Although Civil Rights’ legislation in 1965 brought an end to discrimination based on race it still works in subtle ways. For example, the system of local government in the US helps to reinforce segregation. Municipalities have robust tax-raising powers and areas with high value properties can offer better local services. Many middle and upper class areas also enforce strict zoning ordinances that help to preserve property values, for example by prohibiting high density development and retaining single dwellings in large plots. Ferguson had a black population of just 1 percent in 1970 but it is now 67 percent black; most of its former white residents have departed for the more prosperous suburbs. Yet most Ferguson councillors are white as are more than nine in ten of its police officers. Politics has failed to keep up with demographic change and this has created a sense of political disengagement. At the last Mayoral election in Ferguson the turnout was just 12 percent.
As a result of this “white flight” Ferguson has attempted to top up its dwindling tax base with income from court fines. In recent times 21 percent of its revenue has come from traffic offences and other misdemeanours, and these have been seen as unfairly impacting upon poor black people. There is therefore an underlying level of anger about the degree to which the police are seen to penalise local people disproportionately, in order to raise funds for the local government. You can read about it here.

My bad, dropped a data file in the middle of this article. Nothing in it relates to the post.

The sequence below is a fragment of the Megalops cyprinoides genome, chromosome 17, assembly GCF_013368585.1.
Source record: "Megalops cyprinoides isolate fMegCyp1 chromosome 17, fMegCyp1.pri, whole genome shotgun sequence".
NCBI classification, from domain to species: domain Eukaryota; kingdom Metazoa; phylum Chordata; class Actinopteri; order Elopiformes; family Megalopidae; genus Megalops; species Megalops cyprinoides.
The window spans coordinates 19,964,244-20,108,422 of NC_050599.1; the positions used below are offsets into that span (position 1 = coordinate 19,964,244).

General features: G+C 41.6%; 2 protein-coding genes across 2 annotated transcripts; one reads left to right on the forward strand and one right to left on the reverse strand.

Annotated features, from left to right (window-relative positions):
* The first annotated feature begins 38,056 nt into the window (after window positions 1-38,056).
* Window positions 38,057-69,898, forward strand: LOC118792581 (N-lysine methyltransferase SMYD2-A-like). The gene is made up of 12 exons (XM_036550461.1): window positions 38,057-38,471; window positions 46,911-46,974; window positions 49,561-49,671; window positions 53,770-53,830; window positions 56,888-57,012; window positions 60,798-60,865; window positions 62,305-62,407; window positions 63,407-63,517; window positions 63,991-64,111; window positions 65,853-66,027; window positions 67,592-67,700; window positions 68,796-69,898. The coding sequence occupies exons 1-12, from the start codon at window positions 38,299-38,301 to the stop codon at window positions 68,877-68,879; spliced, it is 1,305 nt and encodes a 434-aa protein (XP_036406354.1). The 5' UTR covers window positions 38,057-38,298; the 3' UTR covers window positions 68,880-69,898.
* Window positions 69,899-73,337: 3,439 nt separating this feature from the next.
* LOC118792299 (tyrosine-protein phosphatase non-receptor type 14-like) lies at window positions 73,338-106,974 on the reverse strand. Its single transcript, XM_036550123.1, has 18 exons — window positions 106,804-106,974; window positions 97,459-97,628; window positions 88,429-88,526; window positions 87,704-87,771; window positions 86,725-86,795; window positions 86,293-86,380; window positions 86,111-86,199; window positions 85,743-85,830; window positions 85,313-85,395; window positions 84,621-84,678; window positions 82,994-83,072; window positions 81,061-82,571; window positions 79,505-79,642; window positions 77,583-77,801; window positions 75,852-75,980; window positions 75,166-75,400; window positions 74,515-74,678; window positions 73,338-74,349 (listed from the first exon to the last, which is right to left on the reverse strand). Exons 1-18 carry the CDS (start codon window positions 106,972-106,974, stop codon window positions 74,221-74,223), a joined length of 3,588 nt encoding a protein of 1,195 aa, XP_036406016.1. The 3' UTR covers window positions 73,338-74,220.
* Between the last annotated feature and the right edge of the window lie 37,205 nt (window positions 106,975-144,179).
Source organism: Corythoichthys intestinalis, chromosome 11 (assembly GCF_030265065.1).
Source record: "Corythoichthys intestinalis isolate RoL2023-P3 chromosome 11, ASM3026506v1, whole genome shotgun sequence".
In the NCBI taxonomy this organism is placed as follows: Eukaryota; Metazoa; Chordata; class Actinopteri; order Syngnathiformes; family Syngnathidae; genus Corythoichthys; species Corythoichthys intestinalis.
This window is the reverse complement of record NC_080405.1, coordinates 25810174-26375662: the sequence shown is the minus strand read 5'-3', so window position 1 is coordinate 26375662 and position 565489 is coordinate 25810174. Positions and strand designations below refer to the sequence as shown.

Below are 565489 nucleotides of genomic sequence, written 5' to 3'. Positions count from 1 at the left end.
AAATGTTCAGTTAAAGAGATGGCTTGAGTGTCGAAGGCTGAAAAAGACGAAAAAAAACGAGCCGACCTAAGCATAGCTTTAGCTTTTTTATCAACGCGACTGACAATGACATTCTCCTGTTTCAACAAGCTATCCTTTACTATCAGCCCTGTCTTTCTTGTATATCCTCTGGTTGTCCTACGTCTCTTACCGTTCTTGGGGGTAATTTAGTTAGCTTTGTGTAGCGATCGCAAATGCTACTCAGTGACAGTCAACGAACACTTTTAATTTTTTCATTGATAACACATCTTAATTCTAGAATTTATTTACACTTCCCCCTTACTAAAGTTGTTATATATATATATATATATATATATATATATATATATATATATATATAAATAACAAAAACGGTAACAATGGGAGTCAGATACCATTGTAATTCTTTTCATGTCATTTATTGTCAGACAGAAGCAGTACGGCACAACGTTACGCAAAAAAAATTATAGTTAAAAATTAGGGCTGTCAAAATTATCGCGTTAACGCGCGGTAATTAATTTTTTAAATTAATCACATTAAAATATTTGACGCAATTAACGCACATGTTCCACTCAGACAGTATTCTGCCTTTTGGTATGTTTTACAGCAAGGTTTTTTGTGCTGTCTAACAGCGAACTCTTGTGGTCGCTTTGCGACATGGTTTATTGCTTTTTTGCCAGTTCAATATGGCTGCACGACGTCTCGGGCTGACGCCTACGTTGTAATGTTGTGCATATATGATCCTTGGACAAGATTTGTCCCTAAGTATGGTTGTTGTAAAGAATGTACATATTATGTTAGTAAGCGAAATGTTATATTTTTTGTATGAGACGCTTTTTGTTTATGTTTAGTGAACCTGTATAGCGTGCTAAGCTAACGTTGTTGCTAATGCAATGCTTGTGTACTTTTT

The mortgage market in the USA has also worked in the past to entrench segregation. The Federal Housing Administration was set up in the thirties to make it easier for lower income people to secure mortgages, but they used a zoning system to rate areas from A (the best neighbourhoods) to D (areas containing “detrimental influences in a pronounced degree, undesirable population or infiltration of it. Low percentage of home ownership, very poor maintenance and often vandalism prevail.”) These poor areas, which were overwhelmingly occupied by black Americans, were “red-lined” and anyone wanting to buy there, regardless of their personal wealth, was denied a mortgage. A study in 1959 found that only 2 percent of FHA-backed loans had gone to black Americans. More recently, in 2010, a Princeton study found that black home buyers, even when all other factors were eliminated, were more likely to be offered sub-prime loans.
Ferguson has also experienced much higher levels of repossessions than most areas in the US – 50 percent compared to a US average of 17 percent – and many repossessed properties have been bought up by investors and let to poor families.
All of these underlying factors in the way housing and local government works in the USA help to explain the anger in Ferguson, Missouri and elsewhere. As one protestor said, “The violence that you’re seeing, no excuse for, but… This is bigger than Michael Brown. What you are seeing is decades of injustice by these police out here.”
(This blog first appeared in Inside Housing on 11th December 2014)